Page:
3 Powerful Tips to Cultivate a Positive Corporate Learning Culture

In the corporate world, training is a necessity. Whether it is onboarding training for new hires, software training for a new system, or upskilling for a promotion, staff need ways to increase their knowledge. However, people don’t usually appreciate being forced to learn new things!  It can be intrusive, boring, and inconsistent. Part of a positive learning culture is overcoming these pre-conceived notions. If training is really an essential part of a business, shouldn’t it at least be enjoyable? Thankfully, there are ways to encourage a positive corporate learning culture, where employees expect to consistently learn new things to their benefit, in ways that are interesting and truly useful.  

Just in Time Training

If presented with the option to sit and listen to someone explaining training, or to work on a project you are passionate about, most people would probably choose the project.  

Just in Time training (JIT training) brings the convenience of learning a new topic wherever/whenever training is needed. Whether you need to freshen up on a skill on the road, or you’re running into roadblocks in your cubicle, JIT training allows you to find the answers you need when you need them. 

So, how does this help improve learning culture? By providing shorter and more to-the-point training to employees, you allow them to learn as they need to during the workday. This can benefit learning retention because instead of watching training they won’t need until “someday,” you are allowing employees to learn something and then immediately put it to use!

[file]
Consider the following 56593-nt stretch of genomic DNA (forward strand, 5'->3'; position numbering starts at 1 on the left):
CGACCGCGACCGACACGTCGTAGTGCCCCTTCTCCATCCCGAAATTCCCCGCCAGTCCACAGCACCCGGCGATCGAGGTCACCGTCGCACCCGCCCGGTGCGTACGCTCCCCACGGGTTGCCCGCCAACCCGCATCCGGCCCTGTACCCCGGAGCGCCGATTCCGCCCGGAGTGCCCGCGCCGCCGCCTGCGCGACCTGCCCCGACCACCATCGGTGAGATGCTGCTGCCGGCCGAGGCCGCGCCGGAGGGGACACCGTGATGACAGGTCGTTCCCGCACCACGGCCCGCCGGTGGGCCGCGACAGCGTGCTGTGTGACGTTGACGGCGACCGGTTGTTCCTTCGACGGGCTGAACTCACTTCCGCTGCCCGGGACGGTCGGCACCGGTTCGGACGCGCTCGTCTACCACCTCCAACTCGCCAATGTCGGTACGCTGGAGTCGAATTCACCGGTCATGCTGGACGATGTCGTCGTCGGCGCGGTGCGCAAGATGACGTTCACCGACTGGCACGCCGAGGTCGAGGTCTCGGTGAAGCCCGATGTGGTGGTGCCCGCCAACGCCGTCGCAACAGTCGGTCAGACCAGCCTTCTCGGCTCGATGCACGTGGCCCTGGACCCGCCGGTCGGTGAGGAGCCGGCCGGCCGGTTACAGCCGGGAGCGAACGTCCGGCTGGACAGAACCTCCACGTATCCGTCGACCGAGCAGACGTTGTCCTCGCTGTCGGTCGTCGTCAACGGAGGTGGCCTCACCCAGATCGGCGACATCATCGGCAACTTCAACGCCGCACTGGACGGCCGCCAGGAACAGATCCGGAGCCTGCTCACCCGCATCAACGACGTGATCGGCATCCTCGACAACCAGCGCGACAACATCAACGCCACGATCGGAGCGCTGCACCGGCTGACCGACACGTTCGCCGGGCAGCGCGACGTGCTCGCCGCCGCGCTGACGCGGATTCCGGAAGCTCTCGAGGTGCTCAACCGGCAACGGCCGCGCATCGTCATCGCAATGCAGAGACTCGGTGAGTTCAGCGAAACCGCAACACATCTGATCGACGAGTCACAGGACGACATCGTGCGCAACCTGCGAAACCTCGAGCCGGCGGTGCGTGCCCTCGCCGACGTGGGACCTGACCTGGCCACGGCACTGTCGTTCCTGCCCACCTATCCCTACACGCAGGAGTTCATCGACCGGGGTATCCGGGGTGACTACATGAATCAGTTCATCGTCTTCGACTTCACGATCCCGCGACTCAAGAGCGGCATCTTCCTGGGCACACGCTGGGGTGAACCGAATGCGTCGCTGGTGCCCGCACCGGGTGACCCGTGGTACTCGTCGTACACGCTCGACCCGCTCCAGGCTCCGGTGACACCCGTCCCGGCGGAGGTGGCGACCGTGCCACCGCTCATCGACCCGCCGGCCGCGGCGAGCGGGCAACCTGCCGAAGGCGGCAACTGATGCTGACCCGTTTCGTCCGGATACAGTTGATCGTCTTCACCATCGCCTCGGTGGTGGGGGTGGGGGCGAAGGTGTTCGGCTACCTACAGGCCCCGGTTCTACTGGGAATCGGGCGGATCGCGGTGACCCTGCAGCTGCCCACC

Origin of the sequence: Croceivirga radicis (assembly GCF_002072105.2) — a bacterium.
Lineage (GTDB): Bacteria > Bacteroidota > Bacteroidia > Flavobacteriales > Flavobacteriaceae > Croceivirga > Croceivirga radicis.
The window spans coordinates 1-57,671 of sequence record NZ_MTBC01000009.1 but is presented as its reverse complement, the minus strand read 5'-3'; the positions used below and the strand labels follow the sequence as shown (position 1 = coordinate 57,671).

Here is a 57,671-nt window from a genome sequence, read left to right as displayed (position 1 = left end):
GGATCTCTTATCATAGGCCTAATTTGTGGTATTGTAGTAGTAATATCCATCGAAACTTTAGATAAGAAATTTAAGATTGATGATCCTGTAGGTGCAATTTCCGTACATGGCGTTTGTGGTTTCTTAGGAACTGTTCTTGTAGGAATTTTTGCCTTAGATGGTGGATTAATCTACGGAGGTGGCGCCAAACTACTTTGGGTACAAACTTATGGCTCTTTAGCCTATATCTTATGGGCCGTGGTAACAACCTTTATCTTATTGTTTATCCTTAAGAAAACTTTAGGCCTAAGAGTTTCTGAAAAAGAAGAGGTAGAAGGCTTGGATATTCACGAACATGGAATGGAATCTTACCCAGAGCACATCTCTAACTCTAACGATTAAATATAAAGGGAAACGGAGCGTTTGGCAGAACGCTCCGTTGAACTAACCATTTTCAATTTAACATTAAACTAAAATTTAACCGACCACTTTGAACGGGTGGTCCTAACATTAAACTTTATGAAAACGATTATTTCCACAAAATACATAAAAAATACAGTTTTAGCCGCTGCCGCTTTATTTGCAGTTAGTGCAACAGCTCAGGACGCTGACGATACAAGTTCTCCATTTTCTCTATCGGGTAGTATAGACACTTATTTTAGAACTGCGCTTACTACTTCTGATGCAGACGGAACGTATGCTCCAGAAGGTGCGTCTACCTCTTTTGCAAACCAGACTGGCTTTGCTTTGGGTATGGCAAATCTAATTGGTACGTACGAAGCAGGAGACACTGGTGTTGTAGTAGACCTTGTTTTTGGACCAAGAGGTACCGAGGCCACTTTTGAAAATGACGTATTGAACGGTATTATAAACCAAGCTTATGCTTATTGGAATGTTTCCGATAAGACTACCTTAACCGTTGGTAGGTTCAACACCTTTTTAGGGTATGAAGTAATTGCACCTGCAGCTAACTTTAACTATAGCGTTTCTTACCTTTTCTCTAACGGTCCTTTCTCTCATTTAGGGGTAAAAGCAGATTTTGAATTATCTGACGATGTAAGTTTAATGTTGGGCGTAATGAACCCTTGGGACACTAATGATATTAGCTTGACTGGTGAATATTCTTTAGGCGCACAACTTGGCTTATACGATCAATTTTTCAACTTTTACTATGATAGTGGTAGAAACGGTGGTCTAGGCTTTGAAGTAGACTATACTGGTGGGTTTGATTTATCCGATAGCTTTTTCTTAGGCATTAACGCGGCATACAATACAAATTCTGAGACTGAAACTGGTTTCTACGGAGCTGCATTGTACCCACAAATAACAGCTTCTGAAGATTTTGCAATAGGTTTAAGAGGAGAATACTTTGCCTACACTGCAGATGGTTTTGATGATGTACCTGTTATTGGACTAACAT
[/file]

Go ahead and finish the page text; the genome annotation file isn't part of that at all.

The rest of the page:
Bigger Brains offers several avenues for JIT training.  Mini-courses, such as the Brain Bites series are information-dense but under 45 minutes. The …in 30 Minutes courses offer a way to focus on one function of an App. All Bigger Brains courses are searchable for that one bit of information you just cannot seem to remember when you need it! And of course, Bigger Brains courses are available wherever, whenever you are, on whatever device you choose! 

Three people in a learning culture at their place of employment

Don’t Invest in Talking Heads

“Oh no, make it stop”! That goes through many an employee’s heads when faced with many online/video training courses. The talking head, the lack of interaction, the sameness of the voice/movement/phrasing.  Many training courses make it easy to tune out, even fall asleep. Bigger Brains courses combat this with a unique teacher/learner format that simulates interaction. Learners ask questions, examples are shared and discussed, practice files walk you through the steps, handouts are available to refer to. You can stop and go as needed; search it later (for a JIT experience!)  Many courses also come with the BrainBot retention booster that assists learners with retaining the training later.  

Giving your staff interesting online learning along with shadowing, mentoring, live sessions, and workshop options, will show that you care about how they see training and can best learn. 

Be Aware of Busy Seasons and Off the Clock Necessity